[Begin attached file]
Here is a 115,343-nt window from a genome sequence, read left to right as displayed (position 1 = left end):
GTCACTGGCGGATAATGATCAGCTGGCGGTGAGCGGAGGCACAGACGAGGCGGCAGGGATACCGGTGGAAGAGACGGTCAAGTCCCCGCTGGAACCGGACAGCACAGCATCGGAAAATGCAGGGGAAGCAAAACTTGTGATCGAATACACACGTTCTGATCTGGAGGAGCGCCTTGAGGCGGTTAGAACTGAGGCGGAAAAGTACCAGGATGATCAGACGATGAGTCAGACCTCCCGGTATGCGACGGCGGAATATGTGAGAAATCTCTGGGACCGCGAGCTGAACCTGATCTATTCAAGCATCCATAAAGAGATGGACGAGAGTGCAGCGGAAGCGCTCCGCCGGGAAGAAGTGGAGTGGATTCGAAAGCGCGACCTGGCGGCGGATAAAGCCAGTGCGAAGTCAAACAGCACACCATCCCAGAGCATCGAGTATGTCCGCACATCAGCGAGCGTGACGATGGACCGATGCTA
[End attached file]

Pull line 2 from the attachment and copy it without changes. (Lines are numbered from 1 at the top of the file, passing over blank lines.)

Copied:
GTCACTGGCGGATAATGATCAGCTGGCGGTGAGCGGAGGCACAGACGAGGCGGCAGGGATACCGGTGGAAGAGACGGTCAAGTCCCCGCTGGAACCGGACAGCACAGCATCGGAAAATGCAGGGGAAGCAAAACTTGTGATCGAATACACACGTTCTGATCTGGAGGAGCGCCTTGAGGCGGTTAGAACTGAGGCGGAAAAGTACCAGGATGATCAGACGATGAGTCAGACCTCCCGGTATGCGACGGCGGAATATGTGAGAAATCTCTGGGACCGCGAGCTGAACCTGATCTATTCAAGCATCCATAAAGAGATGGACGAGAGTGCAGCGGAAGCGCTCCGCCGGGAAGAAGTGGAGTGGATTCGAAAGCGCGACCTGGCGGCGGATAAAGCCAGTGCGAAGTCAAACAGCACACCATCCCAGAGCATCGAGTATGTCCGCACATCAGCGAGCGTGACGATGGACCGATGCTA